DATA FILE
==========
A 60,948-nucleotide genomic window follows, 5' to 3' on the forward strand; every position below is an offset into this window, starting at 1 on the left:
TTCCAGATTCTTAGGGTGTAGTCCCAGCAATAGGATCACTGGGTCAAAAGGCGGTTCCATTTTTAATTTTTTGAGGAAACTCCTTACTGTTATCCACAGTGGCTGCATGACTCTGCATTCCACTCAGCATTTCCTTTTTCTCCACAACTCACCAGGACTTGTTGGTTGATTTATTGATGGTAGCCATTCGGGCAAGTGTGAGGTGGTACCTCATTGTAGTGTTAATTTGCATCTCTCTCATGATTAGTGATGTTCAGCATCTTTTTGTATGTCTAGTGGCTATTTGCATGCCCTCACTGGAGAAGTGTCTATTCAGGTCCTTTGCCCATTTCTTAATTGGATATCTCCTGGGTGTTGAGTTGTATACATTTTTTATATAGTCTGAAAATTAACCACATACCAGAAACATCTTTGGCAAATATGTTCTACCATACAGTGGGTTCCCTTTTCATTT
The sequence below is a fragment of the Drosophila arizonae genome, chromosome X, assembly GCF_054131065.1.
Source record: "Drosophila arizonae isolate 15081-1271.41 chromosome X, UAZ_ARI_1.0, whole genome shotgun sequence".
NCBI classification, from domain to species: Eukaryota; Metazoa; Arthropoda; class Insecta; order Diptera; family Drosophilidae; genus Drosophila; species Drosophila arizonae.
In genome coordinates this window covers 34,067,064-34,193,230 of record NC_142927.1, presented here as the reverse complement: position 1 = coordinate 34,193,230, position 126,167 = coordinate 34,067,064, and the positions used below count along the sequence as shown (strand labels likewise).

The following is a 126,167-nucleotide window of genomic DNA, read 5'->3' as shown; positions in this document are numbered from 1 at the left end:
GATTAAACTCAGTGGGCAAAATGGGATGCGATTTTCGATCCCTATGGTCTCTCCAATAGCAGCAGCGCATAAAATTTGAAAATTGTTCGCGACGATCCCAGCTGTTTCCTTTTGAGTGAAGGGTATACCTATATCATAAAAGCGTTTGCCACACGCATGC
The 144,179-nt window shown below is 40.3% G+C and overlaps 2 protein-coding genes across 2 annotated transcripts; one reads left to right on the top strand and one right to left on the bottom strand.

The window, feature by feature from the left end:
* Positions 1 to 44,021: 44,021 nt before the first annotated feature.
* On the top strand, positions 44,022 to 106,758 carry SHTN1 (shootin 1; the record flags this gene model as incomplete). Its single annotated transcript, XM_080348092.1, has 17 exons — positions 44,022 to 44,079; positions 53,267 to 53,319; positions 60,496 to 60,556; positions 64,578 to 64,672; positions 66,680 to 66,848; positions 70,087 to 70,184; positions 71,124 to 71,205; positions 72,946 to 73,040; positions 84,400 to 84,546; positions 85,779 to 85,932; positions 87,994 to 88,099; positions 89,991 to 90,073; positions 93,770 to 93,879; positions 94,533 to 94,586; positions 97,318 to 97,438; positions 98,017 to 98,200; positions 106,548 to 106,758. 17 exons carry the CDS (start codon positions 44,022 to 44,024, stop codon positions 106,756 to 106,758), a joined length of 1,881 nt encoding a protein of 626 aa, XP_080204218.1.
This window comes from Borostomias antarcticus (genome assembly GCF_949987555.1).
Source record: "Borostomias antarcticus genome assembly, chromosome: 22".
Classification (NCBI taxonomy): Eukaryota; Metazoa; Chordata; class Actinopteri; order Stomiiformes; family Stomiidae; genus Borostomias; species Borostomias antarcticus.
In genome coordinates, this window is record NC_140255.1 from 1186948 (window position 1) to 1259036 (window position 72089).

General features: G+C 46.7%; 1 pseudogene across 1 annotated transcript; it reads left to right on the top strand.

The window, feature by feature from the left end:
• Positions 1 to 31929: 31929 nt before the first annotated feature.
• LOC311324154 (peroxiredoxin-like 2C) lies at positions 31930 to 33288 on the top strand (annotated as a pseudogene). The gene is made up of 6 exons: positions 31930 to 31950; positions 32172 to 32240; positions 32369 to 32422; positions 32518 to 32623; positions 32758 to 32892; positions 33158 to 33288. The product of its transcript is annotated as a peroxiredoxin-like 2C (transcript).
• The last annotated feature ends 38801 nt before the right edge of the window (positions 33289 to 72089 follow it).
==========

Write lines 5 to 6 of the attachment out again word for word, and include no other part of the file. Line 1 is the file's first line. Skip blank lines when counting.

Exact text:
NCBI classification, from domain to species: Eukaryota; Metazoa; Arthropoda; class Insecta; order Diptera; family Drosophilidae; genus Drosophila; species Drosophila arizonae.
In genome coordinates this window covers 34,067,064-34,193,230 of record NC_142927.1, presented here as the reverse complement: position 1 = coordinate 34,193,230, position 126,167 = coordinate 34,067,064, and the positions used below count along the sequence as shown (strand labels likewise).